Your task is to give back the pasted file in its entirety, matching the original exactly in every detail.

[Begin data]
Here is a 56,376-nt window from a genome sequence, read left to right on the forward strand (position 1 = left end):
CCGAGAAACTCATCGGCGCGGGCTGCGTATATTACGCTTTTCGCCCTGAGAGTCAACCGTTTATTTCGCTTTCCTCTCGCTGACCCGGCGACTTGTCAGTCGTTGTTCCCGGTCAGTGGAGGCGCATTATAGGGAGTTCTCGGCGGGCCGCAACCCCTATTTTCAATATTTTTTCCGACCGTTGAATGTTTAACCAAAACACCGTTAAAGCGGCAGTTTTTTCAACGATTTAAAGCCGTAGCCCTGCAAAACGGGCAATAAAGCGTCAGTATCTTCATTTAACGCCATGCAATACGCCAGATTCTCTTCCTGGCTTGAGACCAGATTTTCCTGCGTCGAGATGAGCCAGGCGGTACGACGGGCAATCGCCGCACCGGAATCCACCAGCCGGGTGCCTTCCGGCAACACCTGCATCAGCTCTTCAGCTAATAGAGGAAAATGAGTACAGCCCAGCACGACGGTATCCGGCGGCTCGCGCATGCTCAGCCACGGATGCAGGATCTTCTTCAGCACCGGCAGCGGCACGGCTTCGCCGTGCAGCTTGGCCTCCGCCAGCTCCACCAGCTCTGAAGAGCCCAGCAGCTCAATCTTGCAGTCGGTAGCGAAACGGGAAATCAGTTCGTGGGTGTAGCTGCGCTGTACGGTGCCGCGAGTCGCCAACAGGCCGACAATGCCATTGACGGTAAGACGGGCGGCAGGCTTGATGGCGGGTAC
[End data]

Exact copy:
Here is a 56,376-nt window from a genome sequence, read left to right on the forward strand (position 1 = left end):
CCGAGAAACTCATCGGCGCGGGCTGCGTATATTACGCTTTTCGCCCTGAGAGTCAACCGTTTATTTCGCTTTCCTCTCGCTGACCCGGCGACTTGTCAGTCGTTGTTCCCGGTCAGTGGAGGCGCATTATAGGGAGTTCTCGGCGGGCCGCAACCCCTATTTTCAATATTTTTTCCGACCGTTGAATGTTTAACCAAAACACCGTTAAAGCGGCAGTTTTTTCAACGATTTAAAGCCGTAGCCCTGCAAAACGGGCAATAAAGCGTCAGTATCTTCATTTAACGCCATGCAATACGCCAGATTCTCTTCCTGGCTTGAGACCAGATTTTCCTGCGTCGAGATGAGCCAGGCGGTACGACGGGCAATCGCCGCACCGGAATCCACCAGCCGGGTGCCTTCCGGCAACACCTGCATCAGCTCTTCAGCTAATAGAGGAAAATGAGTACAGCCCAGCACGACGGTATCCGGCGGCTCGCGCATGCTCAGCCACGGATGCAGGATCTTCTTCAGCACCGGCAGCGGCACGGCTTCGCCGTGCAGCTTGGCCTCCGCCAGCTCCACCAGCTCTGAAGAGCCCAGCAGCTCAATCTTGCAGTCGGTAGCGAAACGGGAAATCAGTTCGTGGGTGTAGCTGCGCTGTACGGTGCCGCGAGTCGCCAACAGGCCGACAATGCCATTGACGGTAAGACGGGCGGCAGGCTTGATGGCGGGTAC